Reviewing a work of prose by Goethe is somewhat redundant. Writing a review of Faust is like writing a review of Romeo and Juliet, or The Odyssey. Those classic texts may be more heavily read than Faust, but they attain roughly similar cultural import. Christopher Marlowe originated the Faust legend in The Tragical Historie of Doctor Faustus in 1604, though it appears that he was inspired by the German chapbook Historia von D. Johann Fausten, published two decades earlier. I have not read Marlowe's version but from the title of the original it appears that Goethe was predestined to put his stamp on the legend, and that his treatment would remain the most enduring.
Oeuvre rule: I have read two other books by Goethe--The Sorrows of Young Werther and Wilhelm Meister's Apprenticeship. The first is the other classic Goethe text, and one that anyone lucky enough to taste the pangs of unrequited love should seek for catharsis, and the other is one of the premiere examples of the German Bildungsroman--the novel exploring a principal character's psychological maturation. In a way, Faust is a combination of the two. Part One features a romantic episode vaguely akin to Werther, with the exception that the playing field is somewhat unfairly tilted in the protagonist's favor this time, and Part Two portrays a spiritual maturation of sorts. But I do not want to give away the ending. Because the ending was not spoiled for me. If I were to have studied Faust in college, the ending probably would have been ruined. If I were to have read anything about Faust online, it probably would have been ruined too, so I will avoid all spoilers.
The play is a "closet drama" which apparently means that it is meant to be read in a book as opposed to seen in a theater. Still, Faust has been performed a handul of times, and what an experience it would be! One recent staging listed on Wikipedia occurred in 2000 with the famous German actor Bruno Ganz in the title role and an estimated running time of 21 hours! In the text version I read, Faust comes in at 293 pages, so it is not overwhelmingly long, but it would be hard to imagine reading it in one sitting.
Faust opens up with a rather postmodern scene, featuring the Director, the Poet, and the Clown, all discussing their allegorical roles as they relate to the composition of an artwork. Their witty banter opens up the play on a very light note, and indeed much of the rest of the play is quite comic. I am not sure how to categorize this play but it seems to me more comic than tragic. This scene is quite apart from the rest of the play, and quite short. There is next a short scene taking place in Heaven which is quite funny, and then the next scene introduces the character of Faust, and his first encounter with "spirits." We meet a colleague of his whom he vaguely scorns, Wagner, and they walk amongst the townsfolk during an Easter celebration, and are followed home by a poodle. Faust seems to know that this poodle is no ordinary dog, and once taken home into his study, the poodle transforms into the play's other principal character, Mephistopheles, certainly one of the most classic characters of all time. One would be hard pressed to pick the better depiction of the "evil force" between Goethe's bargainer and Milton's rebel angel, but in my opinion, for being much easier to identify with on a human level, Mephistopheles is the choice.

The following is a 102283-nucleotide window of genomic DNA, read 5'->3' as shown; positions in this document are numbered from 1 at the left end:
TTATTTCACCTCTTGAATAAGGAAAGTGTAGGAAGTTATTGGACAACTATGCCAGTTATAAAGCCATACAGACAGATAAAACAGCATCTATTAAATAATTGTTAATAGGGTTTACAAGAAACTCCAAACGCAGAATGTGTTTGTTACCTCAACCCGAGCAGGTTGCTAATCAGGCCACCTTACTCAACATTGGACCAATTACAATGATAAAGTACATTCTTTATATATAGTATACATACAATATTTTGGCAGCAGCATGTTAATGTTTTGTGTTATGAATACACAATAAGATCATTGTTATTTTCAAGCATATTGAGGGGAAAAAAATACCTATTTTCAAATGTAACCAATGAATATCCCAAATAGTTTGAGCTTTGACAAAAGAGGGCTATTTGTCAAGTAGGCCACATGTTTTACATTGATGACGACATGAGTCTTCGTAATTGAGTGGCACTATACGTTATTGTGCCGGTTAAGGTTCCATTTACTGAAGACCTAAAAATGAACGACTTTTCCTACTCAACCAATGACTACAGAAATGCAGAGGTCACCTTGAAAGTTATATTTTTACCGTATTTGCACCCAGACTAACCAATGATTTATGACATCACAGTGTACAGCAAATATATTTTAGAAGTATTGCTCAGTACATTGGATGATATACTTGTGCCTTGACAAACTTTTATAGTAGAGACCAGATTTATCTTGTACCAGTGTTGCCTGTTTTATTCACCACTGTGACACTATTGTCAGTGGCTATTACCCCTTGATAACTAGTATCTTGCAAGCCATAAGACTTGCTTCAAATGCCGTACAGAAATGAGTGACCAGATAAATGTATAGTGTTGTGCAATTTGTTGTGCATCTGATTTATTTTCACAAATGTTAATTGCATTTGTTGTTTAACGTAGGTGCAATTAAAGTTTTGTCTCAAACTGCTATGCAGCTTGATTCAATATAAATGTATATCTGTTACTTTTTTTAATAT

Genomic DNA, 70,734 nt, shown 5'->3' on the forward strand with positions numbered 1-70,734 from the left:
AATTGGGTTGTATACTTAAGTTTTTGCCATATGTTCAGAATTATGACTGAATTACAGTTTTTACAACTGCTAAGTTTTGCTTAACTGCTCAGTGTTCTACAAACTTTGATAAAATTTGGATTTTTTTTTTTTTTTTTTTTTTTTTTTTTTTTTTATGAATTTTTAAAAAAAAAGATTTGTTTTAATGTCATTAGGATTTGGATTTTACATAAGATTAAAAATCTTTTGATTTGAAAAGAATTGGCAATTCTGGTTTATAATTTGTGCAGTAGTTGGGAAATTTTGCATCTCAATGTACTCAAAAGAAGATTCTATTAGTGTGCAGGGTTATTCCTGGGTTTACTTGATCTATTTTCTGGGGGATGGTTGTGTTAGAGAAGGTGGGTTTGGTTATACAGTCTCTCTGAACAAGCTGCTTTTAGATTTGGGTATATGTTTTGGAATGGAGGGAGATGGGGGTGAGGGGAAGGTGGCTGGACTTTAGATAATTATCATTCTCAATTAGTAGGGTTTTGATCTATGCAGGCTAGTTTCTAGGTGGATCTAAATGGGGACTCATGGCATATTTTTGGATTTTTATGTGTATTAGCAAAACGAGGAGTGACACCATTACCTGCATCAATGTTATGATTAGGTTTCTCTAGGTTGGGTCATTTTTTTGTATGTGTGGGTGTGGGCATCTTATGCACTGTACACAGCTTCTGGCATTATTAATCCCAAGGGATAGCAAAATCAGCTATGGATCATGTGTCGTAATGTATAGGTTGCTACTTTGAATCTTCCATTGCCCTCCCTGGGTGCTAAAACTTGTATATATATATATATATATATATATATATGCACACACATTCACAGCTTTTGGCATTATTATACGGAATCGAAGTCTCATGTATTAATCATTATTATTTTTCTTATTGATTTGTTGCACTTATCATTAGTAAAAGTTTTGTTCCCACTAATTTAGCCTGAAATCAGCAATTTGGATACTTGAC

The usual elements of the legend are introduced here--Faust's desire to reach the heights of human experience and attain ultimate knowledge, and his willingness to commit his soul to Hell for the privilege. His wish is soon granted, and some of the early scenes with Mephistopheles are very humorous, when he claims that he can't do absolutely everything for Faust. After their first meeting, he asks Faust to open the door for him, because he has to exit the same way he has entered. On his second visit, Faust has to tell him to "come in" three times before he actually can. But soon their bargain is made and Mephistopheles first attempts to show Faust how to "be one with the people" which involves going out to a bar. Then there are a couple weird scenes with apes and witches, and finally the entrance of Gretchen, the object of Faust's desire. The way that Mephistopheles arranges for them to meet up is another instance of the hilarity in the play. But the fate of Gretchen and Faust's affair is one of the saddest moments of the play as well, and brings Part One to a thunderous end.